“We soak them in water, finely crush them, then fry themwith garlic and ginger to bring out the fragrance,” says Guo. 

For the beef, they use shank comprised of half lean meat and half tendon to add texture. Their noodles come from Zunyi in northern Guizhou province, home of the spirit Mao-tai. 

We love hot food as much as Sichuan folks do. But our ‘hot’ leans toward ‘fragrant hot’, rather than the mouth-numbing hot
Chef Guo Daoqun

“Why can we produce the premium Chinese wine?” asks Guo. “We are blessed with quality water from the mountains. The water is pure, sweet and mellow.” The same water is used for rice noodles. 

After soaking in the water, the rice grains undergo a long process of grinding, steaming, pressing, cooling, loosening and baking. The result is a bouncy, stretchy and slippery noodle with a subtle rice fragrance.

Pickles are a staple in the Guizhou diet, and the mountain water is used in the process. Unlike traditional pickling where the ingredients ferment in the marinade for weeks, the method in Guizhou is to ferment the marinade first in an urn for more than two weeks before adding the vegetables.

To make the marinade, water is boiled then cooled before rock sugar, rice wine and white vinegar are added. It is left for about 20 days to ferment. At the end of the process cabbages are thrown in. 

“You can enjoy it the next day!” says Guo. The tangy pickles add a refreshing crunch to the broth-based noodles. 

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From Friday to Sunday, the restaurant isn’t open for walk-ins at dinner. The small premises become a sort of VIP area, serving off-menu Guizhou classics. 

In-the-know diners go for the Guizhou sour fish soup, known as suan tang yu. The secret of the dish lies in the perfect fermentation of tomatoes. 

“We put chopped wild cherry tomatoes and salt in an urn and let it rest for about 40 days. During that time, the tomatoes turn soft and sour,” explains Guo. “We use the fermented tomato paste with pork bone stock to boil the fish, a breed of local river carp called Wujiang fish.”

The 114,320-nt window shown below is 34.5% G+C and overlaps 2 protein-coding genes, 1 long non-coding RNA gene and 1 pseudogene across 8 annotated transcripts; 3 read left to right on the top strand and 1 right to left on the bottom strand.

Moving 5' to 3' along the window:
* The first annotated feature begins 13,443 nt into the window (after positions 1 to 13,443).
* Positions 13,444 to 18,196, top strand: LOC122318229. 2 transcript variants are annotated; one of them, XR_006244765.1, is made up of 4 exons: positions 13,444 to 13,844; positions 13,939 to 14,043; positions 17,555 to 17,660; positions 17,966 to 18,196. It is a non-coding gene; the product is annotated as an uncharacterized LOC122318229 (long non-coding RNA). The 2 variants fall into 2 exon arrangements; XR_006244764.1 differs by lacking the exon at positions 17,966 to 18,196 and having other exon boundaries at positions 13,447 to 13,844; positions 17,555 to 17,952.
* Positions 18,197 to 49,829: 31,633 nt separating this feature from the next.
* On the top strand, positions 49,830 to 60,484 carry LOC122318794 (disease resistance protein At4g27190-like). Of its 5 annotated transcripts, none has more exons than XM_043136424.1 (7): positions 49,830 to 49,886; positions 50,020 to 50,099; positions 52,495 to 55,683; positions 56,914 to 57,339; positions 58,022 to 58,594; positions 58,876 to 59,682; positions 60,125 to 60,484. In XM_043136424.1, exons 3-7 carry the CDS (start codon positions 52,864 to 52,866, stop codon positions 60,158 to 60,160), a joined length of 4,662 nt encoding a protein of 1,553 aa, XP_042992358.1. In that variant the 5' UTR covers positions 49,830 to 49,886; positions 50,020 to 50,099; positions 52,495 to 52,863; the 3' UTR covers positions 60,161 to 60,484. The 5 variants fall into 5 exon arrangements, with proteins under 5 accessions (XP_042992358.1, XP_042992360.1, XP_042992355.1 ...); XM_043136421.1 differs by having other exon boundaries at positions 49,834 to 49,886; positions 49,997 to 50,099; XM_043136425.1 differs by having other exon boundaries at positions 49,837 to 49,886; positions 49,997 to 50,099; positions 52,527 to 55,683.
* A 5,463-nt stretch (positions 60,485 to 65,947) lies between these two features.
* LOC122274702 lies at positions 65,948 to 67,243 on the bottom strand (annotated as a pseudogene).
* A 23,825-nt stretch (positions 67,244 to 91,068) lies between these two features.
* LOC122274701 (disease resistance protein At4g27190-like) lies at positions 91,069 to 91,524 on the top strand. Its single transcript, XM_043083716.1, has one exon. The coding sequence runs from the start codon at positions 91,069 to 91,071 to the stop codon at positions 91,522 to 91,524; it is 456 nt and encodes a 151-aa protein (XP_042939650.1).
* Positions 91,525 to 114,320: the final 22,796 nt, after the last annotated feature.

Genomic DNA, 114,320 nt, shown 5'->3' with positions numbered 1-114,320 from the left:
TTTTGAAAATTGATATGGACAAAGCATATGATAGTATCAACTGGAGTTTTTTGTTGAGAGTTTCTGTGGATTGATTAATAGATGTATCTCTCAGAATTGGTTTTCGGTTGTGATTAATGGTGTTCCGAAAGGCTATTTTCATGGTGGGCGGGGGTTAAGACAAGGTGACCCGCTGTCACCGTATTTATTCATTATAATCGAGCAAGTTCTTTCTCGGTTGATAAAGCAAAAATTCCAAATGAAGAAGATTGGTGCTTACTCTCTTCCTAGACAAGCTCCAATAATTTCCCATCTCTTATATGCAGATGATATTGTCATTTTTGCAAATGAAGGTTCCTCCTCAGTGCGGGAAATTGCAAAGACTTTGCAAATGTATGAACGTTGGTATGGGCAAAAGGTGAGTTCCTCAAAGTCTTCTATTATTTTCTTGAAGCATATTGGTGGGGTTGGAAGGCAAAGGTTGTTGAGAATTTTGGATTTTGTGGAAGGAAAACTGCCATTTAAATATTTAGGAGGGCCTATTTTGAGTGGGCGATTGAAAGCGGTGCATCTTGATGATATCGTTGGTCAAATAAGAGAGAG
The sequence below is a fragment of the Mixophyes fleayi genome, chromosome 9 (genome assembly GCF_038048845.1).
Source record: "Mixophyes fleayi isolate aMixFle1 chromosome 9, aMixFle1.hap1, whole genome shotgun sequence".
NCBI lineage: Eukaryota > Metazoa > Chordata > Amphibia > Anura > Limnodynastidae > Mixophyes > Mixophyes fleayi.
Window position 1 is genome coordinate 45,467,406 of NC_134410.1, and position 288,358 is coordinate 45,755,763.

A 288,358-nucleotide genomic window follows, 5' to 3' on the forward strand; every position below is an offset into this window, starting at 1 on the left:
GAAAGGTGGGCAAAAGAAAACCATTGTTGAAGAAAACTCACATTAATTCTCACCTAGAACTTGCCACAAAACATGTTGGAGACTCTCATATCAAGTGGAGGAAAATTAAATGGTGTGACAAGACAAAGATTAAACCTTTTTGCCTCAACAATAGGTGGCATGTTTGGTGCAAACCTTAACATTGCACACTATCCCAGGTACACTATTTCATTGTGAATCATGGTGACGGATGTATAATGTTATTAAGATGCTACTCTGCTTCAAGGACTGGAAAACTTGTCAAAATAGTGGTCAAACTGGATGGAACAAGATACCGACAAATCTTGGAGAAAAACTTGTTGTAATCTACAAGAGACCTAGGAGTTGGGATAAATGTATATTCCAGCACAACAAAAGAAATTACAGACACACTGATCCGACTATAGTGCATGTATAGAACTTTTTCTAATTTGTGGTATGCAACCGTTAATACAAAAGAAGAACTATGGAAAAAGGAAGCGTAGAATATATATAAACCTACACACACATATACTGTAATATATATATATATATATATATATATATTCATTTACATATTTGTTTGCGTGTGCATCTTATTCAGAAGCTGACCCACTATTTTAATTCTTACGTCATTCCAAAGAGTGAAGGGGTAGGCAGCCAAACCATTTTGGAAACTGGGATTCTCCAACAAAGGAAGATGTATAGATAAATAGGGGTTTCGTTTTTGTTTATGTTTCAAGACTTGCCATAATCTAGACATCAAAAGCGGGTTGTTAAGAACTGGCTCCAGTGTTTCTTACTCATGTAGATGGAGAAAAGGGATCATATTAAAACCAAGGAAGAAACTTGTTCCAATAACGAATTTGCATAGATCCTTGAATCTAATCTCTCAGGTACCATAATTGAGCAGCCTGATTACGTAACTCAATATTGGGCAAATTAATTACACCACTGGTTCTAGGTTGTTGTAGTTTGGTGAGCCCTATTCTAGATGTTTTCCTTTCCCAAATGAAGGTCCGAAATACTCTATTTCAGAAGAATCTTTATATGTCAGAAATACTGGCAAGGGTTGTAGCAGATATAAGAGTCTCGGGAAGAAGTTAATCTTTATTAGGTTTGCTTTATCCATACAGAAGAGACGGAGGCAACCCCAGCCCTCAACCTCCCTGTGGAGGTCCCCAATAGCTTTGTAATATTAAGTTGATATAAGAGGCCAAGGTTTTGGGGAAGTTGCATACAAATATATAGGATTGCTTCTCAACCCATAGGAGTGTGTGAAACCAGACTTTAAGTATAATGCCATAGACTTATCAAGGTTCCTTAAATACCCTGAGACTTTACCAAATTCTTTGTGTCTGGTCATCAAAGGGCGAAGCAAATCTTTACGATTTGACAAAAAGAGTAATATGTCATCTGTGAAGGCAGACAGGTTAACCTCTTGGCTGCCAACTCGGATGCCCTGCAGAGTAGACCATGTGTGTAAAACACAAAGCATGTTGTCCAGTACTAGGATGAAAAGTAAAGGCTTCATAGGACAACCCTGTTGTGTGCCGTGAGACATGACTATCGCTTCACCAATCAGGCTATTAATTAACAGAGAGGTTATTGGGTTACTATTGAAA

The dish is enjoyed in hotpot style. Many of the customers are Guizhou natives bringing their Hong Kong friends along for a taste of the Guizhou menu, says Guo. 

Wang Yao Mei Guizhou Rice Noodle in Hung Hom, a 250 sq ft hole-in-the-wall shop, also sells Guizhou-style rice noodles.Passers-by are tempted by the typical fragrance of fried chilli peppers mingled with an acidic note. 

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“Taste of home” is on everyone’s lips here. Suki Feng, a gang piao (a person from China who comes to Hong Kong to work or study) from Sichuan says that the hot spicy flavour of the food here is very similar to what she ate back home. 

“I found most hot food in Hong Kong is too sharp or dry and makes my tongue hurt. What I crave is this: hot, savoury and mellow. The food here reminds me of home,” she says. 

Almost everyone who comes here orders a bowl of piping hot rice noodles featuring red fiery soup and piles of ingredients on top.

Before closing shop every day, owner and cook Wang Jing starts simmering the stock in a big wok, using pork bones, chunks of daikon radish and other “secret” herbs. It will be ready the following day when she opens for business at around noon.